Jedi Training Tools
One of the early scenes in the movie sees Rey training in the ways of the Jedi with Leia. While running her training course, we see a couple of familiar training tools that Luke used in A New Hope. For one, Rey is using a helmet with a blast shield, as well as training remote that is helping her perfect her lightsaber skills. Luke, similarly, used these very same tools aboard the Millennium Falcon on the way to the Death Star when Obi-Wan was training him.
Rey's Force Visions
As we first saw in The Force Awakens, Rey is prone to having Force visions. This was once again part of the equation in The Rise of Skywalker. This relates to a Force power Rey has known as psychometry, which allows certain Jedi to sense the past through various objects. Rey's Force visions during her training, in this case, contain references to The Empire Strikes Back when Luke battled Vader, as well as elements of her past, like when her parents left her on Jakku.
Sacred Jedi Texts
After Rey makes a run through her Jedi training course, she does some light reading. We see that Rey has held onto some of the sacred Jedi texts, many of which were destroyed by Yoda in The Last Jedi. These Jedi texts contain key knowledge that Rey will need to pass onto future generations, as all of the Jedi live inside of her now. No pressure, Rey.
The Return of Dejarik
A New Hope has a classic scene that sees Chewbacca playing a game aboard the Millennium Falcon with R2-D2 known as Dejarik. It's essentially space chess with holographic pieces that move across the board, taking out the other player's fighters until one is left standing. This returns early on in the movie, with Finn and Poe playing a game against Chewie once more, who is still winning all these years later. Finn and Poe playfully accuse the Wookiee of cheating, as he always manages to win.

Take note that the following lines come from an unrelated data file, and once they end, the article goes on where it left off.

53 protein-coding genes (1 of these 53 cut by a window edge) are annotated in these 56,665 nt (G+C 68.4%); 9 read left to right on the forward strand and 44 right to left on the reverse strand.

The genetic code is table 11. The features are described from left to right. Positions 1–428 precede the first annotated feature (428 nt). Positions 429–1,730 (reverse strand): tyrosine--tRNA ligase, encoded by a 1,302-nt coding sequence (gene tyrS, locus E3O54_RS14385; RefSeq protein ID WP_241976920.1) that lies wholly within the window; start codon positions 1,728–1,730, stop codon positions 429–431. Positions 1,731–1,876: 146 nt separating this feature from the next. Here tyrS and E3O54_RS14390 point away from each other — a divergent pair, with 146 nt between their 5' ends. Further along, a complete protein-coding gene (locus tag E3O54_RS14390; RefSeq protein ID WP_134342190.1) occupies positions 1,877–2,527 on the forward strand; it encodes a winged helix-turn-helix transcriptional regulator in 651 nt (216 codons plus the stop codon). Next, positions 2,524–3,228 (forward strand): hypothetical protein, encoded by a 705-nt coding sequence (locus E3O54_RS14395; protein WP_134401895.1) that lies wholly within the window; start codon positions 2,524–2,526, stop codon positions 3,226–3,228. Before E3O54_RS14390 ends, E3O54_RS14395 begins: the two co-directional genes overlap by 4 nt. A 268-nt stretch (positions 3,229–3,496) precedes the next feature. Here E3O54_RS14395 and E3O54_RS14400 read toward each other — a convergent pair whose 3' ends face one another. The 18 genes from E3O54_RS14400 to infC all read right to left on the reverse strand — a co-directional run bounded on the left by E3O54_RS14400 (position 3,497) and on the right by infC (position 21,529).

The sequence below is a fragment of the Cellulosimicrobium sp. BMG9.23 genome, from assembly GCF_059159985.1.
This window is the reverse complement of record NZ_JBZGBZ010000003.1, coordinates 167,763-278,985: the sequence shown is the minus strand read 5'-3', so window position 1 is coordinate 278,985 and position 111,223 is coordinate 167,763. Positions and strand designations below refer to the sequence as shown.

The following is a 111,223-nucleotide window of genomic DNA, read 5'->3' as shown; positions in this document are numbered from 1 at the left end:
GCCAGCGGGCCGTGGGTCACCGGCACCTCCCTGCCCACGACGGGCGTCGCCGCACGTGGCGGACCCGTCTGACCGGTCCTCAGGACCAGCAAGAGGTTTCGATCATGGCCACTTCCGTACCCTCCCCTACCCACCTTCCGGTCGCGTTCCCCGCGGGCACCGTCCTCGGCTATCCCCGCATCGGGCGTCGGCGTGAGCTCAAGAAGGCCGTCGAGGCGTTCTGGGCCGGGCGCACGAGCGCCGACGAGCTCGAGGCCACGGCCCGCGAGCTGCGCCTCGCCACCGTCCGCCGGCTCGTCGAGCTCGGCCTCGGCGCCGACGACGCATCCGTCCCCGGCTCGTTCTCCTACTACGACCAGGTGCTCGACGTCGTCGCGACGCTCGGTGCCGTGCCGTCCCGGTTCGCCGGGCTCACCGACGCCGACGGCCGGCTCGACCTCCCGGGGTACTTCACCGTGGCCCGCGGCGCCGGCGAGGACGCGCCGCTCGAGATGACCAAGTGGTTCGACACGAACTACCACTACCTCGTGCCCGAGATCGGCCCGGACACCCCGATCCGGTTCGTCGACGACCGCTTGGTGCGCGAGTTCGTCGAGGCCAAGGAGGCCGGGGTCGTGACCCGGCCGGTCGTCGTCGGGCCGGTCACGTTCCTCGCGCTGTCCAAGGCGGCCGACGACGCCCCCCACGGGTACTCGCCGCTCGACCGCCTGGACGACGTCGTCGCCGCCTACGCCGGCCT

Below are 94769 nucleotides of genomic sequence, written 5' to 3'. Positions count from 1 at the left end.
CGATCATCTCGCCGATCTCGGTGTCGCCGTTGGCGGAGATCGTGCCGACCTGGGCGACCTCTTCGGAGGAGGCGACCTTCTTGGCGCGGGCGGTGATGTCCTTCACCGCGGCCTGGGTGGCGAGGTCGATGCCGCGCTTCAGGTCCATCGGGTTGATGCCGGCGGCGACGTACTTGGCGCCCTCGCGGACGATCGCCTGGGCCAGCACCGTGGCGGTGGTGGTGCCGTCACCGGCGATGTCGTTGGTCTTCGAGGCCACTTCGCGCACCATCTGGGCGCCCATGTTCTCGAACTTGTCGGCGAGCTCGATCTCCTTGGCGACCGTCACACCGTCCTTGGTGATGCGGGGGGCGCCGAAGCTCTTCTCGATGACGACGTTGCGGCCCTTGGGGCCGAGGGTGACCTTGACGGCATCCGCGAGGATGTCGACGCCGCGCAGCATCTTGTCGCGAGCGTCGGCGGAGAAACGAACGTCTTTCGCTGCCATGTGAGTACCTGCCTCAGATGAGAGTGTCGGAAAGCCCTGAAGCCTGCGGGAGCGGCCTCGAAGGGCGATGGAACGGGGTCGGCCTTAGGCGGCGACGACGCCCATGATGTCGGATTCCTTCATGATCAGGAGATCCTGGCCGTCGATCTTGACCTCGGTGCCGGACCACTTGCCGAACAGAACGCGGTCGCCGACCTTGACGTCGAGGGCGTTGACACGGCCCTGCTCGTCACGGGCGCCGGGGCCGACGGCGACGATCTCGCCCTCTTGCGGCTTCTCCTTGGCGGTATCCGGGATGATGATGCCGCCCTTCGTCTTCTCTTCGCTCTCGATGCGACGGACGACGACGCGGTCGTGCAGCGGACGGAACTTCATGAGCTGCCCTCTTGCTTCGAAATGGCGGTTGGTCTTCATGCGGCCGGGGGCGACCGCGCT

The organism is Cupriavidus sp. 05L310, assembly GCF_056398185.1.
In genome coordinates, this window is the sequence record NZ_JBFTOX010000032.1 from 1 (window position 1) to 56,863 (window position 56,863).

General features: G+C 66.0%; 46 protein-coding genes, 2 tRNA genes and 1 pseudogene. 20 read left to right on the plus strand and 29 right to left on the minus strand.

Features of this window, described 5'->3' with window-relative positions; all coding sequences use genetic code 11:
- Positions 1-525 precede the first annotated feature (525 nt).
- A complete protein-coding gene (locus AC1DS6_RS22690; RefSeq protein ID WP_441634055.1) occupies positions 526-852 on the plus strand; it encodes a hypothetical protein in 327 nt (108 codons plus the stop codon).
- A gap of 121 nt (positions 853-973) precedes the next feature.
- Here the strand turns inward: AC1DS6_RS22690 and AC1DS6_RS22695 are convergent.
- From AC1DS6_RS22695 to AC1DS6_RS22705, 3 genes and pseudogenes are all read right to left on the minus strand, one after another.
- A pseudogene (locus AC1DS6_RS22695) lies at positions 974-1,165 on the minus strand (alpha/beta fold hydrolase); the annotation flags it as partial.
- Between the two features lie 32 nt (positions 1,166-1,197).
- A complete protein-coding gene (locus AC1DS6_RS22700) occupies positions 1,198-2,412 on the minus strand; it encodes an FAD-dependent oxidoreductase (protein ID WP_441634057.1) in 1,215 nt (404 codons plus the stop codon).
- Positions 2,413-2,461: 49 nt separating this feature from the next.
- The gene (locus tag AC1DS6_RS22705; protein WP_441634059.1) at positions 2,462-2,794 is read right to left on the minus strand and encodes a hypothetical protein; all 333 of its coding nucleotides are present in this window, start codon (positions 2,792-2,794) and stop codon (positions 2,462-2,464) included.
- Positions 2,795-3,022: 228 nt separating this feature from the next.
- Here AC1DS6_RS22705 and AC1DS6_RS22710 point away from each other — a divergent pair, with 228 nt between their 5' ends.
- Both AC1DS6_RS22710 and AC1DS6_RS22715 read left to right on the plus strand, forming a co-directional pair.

42 Year Celebration on Pasaana
One of the main missions in The Rise of Skywalker sees Rey, Finn, Poe, Chewie, C-3PO and BB-8 looking for a Sith Wayfinder that can guide them to Exegol. This leads them to a planet called Pasaana, where they stumble upon a celebration that happens but once every 42 years. For those doing the math, George Lucas' original Star Wars was released in 1977, Episode IX arriving in 2019, leaving 42 years between the first and final chapter of the Skywalker saga. This might be a coincidence, but likely not.
Those who have been keeping up with The Mandalorian on Disney+ have surely been loving Baby Yoda. But through Baby Yoda, we've gained a slightly better understanding of the Force. Specifically, we learned that certain Force users can actually use the Force to heal wounds. This is something that comes up during a few key moments in The Rise of Skywalker, which not only links the movie to the live-action show, but it means this is an ability multiple Force users have. Could this ability have had a part to play in Palpatine's resurrection?
After the mission on Pasaana, we're introduced to a new little droid named D-O. BB-8 revives the long-dormant droid, who seemed to have been mistreated by his previous owners. Rey helps care for D-O and the droid ends up becoming a huge factor in the Resistance's plans to take down the Final Order, as he has knowledge of Exegol that is vital to planning the attack. If his voice sounds a bit familiar, it's because none other than director J.J. Abrams voiced the droid himself.
Using the Force to take down a Spaceship
A key scene in the movie sees Rey trying to pull down a transport that she believes is holding Chewie, who has been captured by the First Order. Kylo Ren gets thrown into the mix and it becomes something of a battle to see who is more powerful in the force. While the idea of yanking spaceships out of the sky with the Force hasn't been explored much on screen, it's certainly been dealt with in the expanded universe. Specifically, fans of The Force Unleashed video game, which is no longer canon, features Starkiller pulling a Star Destroyer out of the sky using the Force. So this could be viewed as a nice little nod to legends Star Wars storytelling.